Increase in extracranial atherosclerotic carotid lesions in patients with brain ischemia in Japan. An angiographic study.
Atherosclerotic lesions in the cerebral arteries are distributed heterogeneously among different races. Intracranial carotid lesions are reported to be more common than extracranial carotid lesions among Japanese people, which is in sharp contrast to the pattern of cerebral atherosclerosis in whites. However, several Japanese clinicians have the impression, which has yet to be clinically proven, that extracranial carotid diseases are recently increasing in number.
One hundred twenty-one patients who developed ischemic stroke and underwent angiography were examined in the study. Seventy were admitted to our clinic from 1963 to 1965 (early group); the remaining 51 patients were seen from 1989 to 1993 (recent group). Angiographic findings and vascular risk factors were compared between the two groups.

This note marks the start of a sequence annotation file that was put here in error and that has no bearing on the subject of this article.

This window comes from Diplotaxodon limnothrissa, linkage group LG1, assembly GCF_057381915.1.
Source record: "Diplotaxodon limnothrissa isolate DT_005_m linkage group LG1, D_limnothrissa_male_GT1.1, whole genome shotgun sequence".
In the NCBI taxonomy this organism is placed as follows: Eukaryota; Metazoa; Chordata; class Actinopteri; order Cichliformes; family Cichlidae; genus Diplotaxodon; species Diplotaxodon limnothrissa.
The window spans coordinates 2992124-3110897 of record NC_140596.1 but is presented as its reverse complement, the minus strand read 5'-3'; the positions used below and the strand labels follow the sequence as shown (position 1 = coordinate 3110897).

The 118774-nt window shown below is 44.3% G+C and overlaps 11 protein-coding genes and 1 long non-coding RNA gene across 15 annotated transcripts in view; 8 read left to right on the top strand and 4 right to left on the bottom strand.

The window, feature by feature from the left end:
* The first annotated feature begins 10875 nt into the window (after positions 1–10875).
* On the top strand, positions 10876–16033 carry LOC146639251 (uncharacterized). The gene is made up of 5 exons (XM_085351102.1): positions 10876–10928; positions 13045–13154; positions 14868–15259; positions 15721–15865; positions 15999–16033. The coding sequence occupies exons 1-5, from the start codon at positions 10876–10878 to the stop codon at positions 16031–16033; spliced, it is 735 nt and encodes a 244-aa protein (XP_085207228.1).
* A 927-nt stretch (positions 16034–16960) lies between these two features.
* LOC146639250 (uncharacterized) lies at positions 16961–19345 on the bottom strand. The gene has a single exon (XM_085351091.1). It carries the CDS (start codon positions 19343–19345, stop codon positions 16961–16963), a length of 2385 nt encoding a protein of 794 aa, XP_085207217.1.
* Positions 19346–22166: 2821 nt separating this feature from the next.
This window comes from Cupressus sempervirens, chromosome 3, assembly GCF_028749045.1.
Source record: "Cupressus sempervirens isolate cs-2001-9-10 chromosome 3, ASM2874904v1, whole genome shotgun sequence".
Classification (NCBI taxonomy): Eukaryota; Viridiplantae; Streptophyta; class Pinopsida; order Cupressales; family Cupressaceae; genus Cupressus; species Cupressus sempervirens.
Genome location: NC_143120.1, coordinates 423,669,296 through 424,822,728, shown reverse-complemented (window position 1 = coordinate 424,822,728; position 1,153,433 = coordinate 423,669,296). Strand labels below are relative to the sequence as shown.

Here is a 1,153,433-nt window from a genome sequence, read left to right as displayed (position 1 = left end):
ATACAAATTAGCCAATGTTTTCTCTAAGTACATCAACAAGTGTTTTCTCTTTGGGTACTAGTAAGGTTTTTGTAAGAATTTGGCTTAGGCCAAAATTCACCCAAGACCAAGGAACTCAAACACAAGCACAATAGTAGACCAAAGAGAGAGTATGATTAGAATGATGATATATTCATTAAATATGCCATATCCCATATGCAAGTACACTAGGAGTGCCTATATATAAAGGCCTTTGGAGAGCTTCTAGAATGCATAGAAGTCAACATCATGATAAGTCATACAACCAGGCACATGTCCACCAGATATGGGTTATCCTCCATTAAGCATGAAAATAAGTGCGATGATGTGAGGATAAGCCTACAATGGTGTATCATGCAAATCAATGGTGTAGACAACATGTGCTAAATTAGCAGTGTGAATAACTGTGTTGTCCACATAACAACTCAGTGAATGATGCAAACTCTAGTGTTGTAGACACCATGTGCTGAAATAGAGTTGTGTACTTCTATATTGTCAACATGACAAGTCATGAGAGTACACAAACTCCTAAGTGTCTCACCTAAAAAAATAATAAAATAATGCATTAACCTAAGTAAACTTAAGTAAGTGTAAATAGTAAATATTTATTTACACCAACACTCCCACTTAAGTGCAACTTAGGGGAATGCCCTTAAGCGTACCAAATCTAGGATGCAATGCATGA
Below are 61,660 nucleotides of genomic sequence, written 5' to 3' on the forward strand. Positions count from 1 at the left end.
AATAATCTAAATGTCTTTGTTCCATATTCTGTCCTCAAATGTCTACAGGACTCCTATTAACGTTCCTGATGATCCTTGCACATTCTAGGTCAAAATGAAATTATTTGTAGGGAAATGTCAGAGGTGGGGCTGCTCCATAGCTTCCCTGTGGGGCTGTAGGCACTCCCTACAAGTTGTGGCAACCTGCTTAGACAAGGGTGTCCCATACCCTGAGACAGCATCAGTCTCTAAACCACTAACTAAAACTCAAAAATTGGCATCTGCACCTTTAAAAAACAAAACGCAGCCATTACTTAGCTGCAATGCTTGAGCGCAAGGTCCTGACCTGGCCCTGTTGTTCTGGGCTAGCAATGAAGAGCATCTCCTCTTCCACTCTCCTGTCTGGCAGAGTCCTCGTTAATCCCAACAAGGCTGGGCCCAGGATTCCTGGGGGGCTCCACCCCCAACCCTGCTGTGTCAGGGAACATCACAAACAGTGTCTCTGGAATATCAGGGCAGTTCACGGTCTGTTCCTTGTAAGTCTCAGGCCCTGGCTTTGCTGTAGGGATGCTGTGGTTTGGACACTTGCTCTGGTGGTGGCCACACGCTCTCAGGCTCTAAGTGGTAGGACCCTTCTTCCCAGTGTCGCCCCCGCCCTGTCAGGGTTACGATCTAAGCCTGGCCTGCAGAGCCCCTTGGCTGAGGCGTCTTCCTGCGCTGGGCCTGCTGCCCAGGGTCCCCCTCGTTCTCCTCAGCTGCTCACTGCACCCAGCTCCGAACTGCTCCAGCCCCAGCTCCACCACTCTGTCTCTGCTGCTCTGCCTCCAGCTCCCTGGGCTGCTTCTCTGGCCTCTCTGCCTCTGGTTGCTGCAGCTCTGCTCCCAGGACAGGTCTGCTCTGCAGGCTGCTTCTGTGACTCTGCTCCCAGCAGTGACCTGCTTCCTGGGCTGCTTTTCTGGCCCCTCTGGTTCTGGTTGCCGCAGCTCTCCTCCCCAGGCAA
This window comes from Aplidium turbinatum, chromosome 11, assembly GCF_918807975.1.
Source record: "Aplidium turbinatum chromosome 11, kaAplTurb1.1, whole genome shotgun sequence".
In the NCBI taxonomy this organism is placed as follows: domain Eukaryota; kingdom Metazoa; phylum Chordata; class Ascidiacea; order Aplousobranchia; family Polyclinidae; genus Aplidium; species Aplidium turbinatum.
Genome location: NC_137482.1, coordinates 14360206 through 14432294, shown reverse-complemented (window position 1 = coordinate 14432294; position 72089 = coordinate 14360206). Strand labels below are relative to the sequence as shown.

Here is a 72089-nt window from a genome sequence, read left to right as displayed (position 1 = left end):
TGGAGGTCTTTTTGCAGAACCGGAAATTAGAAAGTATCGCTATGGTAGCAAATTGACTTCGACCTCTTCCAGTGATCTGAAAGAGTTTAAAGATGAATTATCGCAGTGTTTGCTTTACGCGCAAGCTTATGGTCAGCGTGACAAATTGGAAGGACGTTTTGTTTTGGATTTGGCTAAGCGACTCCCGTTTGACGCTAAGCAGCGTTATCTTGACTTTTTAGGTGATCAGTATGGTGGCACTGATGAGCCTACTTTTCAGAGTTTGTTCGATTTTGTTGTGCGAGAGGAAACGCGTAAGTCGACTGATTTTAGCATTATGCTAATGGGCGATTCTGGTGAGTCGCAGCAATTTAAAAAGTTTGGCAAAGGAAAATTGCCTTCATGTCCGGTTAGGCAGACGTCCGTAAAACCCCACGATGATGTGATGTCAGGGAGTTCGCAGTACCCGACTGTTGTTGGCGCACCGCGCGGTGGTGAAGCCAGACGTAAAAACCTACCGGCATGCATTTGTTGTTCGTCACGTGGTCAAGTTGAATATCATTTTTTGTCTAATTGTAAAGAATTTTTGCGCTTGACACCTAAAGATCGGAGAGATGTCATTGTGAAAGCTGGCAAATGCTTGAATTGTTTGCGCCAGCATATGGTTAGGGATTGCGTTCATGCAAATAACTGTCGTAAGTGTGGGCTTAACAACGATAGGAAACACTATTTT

Severe atherosclerotic lesions of the extracranial internal carotid arteries increased significantly during the ensuing 24 years between the end of the first period until the beginning of the second period (from 1965 to 1989), whereas lesions in the intracranial carotid system were similar between the two groups. Severe atherosclerosis in the extracranial internal carotid artery was more frequent in patients with diabetes mellitus, which proved to be the only risk factor that showed a temporal increase.
The proportion of severe atherosclerosis in Japanese patients with brain ischemia has been increasing in the extracranial internal carotid artery, while that in the intracranial carotid system remains unchanged. Such a temporal change may be the result, at least in part, of an increase in the prevalence of diabetes mellitus.
- Copyright © 1994 by American Heart Association